A question about gravity
OK, here we go...
I understand how the Higgs particle is supposed to give objects their mass. Massive matter interacts with the Higgs field and that's what "slows it down", "gives it mass"... Like an object passing through a dense liquid - it feels "heavier", "more difficult to pass through, (than in a vacuum, for example)"...
Also, I can understand that massive objects warp spacetime around themselves. I can imagine curved space around a star and the effect it has on planets, light, etc... They follow the shortest way around the star.
Using a 2-D analogy... When you put a billiard-ball (planet Earth) on an elastic surface (spacetime), the surface becomes curved and if you push a pebble (the Moon) in the right direction at the right speed, it will circle around the billiard-ball (well, before friction slows it down and it falls into the hole created by the billiard-ball).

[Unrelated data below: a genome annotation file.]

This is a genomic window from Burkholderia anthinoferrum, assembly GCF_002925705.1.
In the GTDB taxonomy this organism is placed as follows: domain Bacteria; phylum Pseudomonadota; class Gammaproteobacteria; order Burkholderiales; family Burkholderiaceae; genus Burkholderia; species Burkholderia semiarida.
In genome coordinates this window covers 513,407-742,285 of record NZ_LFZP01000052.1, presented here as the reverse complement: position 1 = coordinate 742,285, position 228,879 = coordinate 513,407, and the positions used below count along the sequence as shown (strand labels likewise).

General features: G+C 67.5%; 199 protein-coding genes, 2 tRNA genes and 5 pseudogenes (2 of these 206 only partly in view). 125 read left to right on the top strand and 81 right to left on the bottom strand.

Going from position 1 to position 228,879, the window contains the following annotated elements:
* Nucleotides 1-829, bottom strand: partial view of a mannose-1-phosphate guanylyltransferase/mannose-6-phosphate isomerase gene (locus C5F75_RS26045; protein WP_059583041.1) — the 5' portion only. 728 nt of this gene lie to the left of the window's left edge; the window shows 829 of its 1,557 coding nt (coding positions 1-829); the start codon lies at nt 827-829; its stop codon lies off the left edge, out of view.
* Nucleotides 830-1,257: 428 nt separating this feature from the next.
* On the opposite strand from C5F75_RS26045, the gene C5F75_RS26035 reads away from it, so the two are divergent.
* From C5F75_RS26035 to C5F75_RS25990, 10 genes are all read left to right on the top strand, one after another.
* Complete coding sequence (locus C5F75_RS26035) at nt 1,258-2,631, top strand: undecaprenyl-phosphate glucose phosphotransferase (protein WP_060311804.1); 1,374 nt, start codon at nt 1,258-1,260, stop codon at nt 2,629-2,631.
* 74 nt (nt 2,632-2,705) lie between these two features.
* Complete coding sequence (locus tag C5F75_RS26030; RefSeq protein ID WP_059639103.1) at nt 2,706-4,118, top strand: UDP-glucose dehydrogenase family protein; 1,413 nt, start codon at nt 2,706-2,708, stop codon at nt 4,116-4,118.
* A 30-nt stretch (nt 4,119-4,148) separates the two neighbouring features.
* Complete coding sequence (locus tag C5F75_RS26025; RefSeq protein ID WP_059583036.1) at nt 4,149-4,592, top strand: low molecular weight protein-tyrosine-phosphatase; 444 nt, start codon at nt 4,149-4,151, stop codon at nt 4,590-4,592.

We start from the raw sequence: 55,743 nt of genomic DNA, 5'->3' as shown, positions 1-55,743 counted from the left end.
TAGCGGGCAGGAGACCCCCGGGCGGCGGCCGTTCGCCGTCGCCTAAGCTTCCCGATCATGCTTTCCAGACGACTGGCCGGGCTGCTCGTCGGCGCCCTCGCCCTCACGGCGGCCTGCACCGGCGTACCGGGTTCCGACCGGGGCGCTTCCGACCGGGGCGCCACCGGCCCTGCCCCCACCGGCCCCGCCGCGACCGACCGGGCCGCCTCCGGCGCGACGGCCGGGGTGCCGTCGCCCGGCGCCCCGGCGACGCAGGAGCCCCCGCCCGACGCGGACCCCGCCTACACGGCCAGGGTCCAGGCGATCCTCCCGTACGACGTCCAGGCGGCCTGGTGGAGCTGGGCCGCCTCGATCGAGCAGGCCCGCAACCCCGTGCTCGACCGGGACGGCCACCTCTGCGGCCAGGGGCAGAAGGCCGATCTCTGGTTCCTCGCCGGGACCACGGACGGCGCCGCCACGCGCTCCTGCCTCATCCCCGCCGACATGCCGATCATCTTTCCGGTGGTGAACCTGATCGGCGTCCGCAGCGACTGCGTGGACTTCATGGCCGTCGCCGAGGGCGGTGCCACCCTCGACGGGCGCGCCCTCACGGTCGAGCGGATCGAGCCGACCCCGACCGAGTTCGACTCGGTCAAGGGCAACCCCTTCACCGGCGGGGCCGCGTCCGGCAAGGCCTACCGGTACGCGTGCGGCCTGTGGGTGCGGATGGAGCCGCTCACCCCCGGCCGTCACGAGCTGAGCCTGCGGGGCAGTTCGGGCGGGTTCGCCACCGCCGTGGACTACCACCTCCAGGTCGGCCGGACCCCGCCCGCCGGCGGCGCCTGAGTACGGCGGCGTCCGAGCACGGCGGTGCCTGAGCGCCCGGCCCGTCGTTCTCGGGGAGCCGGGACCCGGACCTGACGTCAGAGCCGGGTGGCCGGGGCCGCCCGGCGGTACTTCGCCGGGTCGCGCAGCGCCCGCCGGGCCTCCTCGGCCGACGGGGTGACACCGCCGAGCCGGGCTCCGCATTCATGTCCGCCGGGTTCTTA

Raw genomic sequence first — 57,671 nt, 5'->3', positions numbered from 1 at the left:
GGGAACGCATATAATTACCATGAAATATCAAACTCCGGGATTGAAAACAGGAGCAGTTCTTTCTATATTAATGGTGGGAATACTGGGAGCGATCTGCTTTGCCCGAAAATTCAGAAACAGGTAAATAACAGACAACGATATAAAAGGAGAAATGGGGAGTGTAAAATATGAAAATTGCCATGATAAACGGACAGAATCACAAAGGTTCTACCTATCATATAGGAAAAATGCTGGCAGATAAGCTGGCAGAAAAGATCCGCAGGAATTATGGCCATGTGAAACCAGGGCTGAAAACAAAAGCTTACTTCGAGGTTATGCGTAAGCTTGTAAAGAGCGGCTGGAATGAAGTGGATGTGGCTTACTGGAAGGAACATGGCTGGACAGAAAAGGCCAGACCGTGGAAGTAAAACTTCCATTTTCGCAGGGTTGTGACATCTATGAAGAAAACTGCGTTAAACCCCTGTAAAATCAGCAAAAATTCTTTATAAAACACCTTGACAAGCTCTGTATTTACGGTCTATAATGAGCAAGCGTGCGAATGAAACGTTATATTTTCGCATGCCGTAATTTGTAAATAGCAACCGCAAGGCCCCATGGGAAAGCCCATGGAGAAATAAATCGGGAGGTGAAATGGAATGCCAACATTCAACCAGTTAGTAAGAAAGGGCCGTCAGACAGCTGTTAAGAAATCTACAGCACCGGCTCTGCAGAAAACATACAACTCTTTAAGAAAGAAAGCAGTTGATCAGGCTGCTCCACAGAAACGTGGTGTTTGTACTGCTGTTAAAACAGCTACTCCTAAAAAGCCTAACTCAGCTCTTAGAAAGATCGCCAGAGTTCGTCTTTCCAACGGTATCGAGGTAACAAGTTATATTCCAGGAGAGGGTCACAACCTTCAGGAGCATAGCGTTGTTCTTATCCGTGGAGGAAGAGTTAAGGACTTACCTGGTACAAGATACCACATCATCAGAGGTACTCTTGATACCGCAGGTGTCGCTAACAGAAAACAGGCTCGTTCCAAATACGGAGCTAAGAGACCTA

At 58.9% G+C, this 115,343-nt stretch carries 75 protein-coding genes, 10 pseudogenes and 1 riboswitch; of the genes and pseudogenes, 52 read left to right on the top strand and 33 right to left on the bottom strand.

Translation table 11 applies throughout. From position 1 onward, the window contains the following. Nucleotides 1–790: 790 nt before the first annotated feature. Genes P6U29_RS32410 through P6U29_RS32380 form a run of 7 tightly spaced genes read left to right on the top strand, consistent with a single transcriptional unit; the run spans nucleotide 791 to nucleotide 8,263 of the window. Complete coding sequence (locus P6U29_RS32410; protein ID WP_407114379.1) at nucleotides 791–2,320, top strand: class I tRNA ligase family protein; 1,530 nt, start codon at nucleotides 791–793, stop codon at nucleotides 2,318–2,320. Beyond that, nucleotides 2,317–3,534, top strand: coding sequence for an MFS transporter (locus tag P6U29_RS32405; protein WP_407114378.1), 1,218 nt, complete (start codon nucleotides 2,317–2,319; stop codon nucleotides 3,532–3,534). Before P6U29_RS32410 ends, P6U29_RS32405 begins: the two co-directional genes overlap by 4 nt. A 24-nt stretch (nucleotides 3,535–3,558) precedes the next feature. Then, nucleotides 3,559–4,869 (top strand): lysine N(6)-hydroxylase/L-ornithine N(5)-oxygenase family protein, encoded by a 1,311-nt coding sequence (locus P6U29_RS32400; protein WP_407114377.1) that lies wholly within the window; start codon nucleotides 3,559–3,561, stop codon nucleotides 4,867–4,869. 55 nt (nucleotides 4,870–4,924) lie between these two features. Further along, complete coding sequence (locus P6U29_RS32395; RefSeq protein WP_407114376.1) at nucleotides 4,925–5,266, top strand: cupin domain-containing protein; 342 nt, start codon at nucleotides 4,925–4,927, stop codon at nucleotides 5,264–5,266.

But the 2-D analogy is flawed, because here Earth's gravity is what pulls the ball and pebble down...
So I understand why the moon follows the path it follows, the spacetime is curved... But what I don't understand is, what PULLS the moon to the earth.
In our analogy, if you were to stop the pebble in orbit around the billiard-ball, it would not fall onto the billiard ball, were it not for the Earth's gravity to pull it down.
So once again, to sum it up... I understand how an objects is supposed to get its mass, I understand that the massive objects warp spacetime around themselves, I understand why smaller objects orbit in circles (ellipses) around massive objects... But I still don't get how gravity "PUSHES/PULLS" an object onto another massive object. And since gravity and acceleraction are equivalent according to Einstein, what causes a massive object to accelerate towards another massive object.
Am I even making sense with this question?